Your pet can’t act young if it doesn’t feel young and it can’t feel young if it doesn’t act young. First thing when we wake up we go on a 20 min walk, just to get his joints warmed up for the day ahead. If it’s rainy or too hot or cold, we roughhouse for ten-15 minutes. No excuses on this. But make sure it does have major health problems. If your dog has serious arthritis or other problems and really looks like he’s hurting, don’t force him to walk or play. Talk to your vet about it.
Puppy in a mix can make a difference.
This is where my secret weapon to keeping Oliver so fit and sharp comes in: Wilbur. I brought an 11 week old Wilbur home shortly after Oliver turned ten. Best move I ever made! After ten days of Oliver being in denial of Wilbur’s existence, he finally picked up a baby toy and started playing with it. He hadn’t played with a toy in years! If Oliver doesn’t feel like playing with Wilbur; too bad! Wilbur is relentless and will pester him until he gives in and jumps around with him. It not only helped immensely with keeping him young, but also drastically helps his arthritis: walking doesn’t get his joints moving in all the wiggly directions that dog playing does. Wilbur also keeps him on his toes mentally. Wilbur isn’t that bright, and Oliver likes outsmarting Wilbur and playing tricks on him.
NO Cheap Dog Beds.
As soon as Oliver started showing even the tiniest bit of arthritis I bought him a very high loft temperpedic type memory foam dog bed. If he’s not on the couch, on my bed, or in his little dog house (that also has a memory foam pad, then he is in his primary bed. No matter how much pressure I put on it I can’t feel the floor. All his joints are cushioned. Also, in the winter, i put a pet safe heating pad under the cover of his dog bed to keep his joints warm. Wilbur just gets to reap the benefits of all the luxury. Spoiled rotten, but he deserves it.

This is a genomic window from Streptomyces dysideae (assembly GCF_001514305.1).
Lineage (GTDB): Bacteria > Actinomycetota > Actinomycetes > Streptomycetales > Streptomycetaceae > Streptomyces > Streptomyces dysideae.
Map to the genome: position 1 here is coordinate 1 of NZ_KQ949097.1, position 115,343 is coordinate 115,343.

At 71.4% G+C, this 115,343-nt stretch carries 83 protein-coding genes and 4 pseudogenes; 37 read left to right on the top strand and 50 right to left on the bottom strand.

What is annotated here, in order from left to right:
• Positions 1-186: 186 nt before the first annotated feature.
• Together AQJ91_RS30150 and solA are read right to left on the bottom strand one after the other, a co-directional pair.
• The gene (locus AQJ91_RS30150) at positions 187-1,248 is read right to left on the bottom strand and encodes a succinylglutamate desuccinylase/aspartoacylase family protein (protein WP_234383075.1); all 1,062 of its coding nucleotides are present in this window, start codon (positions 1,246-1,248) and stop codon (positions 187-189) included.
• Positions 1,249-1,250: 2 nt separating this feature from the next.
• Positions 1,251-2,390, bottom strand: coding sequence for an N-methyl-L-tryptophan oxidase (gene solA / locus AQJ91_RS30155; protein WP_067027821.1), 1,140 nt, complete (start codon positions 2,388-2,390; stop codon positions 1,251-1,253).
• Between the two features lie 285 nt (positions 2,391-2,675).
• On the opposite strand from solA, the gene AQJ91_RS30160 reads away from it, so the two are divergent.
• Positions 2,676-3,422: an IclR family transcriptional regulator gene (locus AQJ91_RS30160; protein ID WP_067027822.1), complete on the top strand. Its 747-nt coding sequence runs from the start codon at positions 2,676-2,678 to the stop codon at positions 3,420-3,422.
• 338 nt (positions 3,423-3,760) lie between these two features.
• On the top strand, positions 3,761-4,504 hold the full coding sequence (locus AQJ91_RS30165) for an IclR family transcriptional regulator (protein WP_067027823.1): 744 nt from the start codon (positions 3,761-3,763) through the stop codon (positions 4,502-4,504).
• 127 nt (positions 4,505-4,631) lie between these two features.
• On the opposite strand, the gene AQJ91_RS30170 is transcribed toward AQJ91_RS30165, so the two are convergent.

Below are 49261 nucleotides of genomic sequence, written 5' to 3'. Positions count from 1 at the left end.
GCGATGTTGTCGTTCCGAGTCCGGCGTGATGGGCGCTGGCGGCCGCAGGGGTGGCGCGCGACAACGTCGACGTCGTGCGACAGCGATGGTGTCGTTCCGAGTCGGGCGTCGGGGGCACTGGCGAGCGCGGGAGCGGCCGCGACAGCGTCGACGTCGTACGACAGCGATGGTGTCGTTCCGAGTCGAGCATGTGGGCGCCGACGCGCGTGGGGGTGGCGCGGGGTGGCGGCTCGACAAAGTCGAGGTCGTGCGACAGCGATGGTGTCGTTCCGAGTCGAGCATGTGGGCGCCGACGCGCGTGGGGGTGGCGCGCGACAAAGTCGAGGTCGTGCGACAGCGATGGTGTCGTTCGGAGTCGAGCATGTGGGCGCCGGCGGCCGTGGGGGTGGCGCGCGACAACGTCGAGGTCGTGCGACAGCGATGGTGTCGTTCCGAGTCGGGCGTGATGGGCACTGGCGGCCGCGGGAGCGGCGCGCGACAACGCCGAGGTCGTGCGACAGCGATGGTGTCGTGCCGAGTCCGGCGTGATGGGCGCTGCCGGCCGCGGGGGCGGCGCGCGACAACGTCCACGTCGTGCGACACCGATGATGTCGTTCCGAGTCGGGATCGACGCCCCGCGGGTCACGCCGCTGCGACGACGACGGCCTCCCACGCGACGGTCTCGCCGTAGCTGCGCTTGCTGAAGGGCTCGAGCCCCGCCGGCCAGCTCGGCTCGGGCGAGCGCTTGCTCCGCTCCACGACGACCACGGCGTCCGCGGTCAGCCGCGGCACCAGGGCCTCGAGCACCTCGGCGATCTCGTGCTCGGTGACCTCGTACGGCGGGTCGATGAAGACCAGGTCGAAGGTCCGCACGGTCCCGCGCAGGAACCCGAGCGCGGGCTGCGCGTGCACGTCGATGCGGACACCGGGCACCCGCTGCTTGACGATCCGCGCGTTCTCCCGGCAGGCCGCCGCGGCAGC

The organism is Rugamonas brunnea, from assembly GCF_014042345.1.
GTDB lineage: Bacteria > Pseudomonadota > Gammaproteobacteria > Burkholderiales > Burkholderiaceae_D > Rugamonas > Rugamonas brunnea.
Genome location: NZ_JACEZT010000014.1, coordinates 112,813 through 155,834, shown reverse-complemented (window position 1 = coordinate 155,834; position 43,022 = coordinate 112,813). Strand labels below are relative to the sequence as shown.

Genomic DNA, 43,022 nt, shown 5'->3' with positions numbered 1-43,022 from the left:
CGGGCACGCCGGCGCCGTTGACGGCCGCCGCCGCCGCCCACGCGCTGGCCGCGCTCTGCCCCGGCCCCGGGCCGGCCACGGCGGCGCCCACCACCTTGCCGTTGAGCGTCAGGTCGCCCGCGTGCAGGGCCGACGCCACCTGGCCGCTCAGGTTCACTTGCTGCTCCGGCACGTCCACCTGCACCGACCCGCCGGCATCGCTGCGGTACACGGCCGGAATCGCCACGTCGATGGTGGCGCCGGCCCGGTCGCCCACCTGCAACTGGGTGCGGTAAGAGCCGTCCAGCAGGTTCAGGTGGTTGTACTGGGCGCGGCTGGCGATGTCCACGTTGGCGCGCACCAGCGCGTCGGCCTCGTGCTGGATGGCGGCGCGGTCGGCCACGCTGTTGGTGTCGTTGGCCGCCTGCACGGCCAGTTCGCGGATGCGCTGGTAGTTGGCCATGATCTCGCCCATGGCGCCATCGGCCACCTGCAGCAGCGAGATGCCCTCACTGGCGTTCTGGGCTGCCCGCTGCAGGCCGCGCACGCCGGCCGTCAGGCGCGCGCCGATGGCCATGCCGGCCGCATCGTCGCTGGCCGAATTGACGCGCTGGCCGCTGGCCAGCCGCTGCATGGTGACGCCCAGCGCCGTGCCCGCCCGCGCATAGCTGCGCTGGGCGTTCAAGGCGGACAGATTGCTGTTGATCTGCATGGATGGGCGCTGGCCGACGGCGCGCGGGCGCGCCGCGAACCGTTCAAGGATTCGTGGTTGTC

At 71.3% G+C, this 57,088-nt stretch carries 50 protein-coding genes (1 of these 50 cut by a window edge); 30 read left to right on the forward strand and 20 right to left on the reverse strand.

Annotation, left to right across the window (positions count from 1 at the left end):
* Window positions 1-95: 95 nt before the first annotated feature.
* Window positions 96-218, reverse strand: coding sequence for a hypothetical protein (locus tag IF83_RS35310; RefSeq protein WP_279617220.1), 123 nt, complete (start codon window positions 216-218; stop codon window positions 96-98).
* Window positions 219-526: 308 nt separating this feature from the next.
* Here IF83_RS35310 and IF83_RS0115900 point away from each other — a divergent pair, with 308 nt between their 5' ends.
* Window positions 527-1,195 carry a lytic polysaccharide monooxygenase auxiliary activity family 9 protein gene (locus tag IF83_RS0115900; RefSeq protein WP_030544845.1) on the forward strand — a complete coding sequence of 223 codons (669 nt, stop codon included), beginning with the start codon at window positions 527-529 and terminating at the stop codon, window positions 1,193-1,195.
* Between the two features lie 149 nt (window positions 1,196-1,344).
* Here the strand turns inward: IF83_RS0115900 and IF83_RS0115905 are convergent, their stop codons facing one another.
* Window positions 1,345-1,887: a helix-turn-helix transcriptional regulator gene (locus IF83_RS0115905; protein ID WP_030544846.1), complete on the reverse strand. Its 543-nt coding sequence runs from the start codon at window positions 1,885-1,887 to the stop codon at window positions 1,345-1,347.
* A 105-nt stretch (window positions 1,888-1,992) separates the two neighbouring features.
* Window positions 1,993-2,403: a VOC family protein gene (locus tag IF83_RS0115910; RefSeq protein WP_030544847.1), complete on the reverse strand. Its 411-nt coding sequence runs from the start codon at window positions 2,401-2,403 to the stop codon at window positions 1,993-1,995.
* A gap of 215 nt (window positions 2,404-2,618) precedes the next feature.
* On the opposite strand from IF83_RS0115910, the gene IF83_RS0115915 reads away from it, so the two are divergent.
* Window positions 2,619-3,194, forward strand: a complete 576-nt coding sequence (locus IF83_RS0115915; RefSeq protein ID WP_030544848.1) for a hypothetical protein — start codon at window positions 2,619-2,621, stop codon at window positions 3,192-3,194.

Know your dog like no one else does.
One thing that I can personally take credit for in Oliver’s health and happiness is being able to tell what might be wrong with him before it turns into a “thing.” I know every expression on Oliver’s face, can tell if his gait is off by seeing him take three steps. I take notes on any behavior changes. I keep notes in his notebook on any changes I make to his life. Dietary changes, daily schedule changes, things you might not think of as a change could become a mystery sickness later on. My vet thought I was crazy and paranoid for doing this when I started, but now he encourages his other patients to do it. Respect that your vet knows more about dogs and medicine than you do, but remember that you know your dog better than anyone else.
Stay in touch with your breeder.
If you were smart enough to go to a good breeder, keep in touch with them. They know about their lines and know more about breed specific and line specific issues than your vet. I still talk to Oliver’s breeder at least twice a year after all theses years!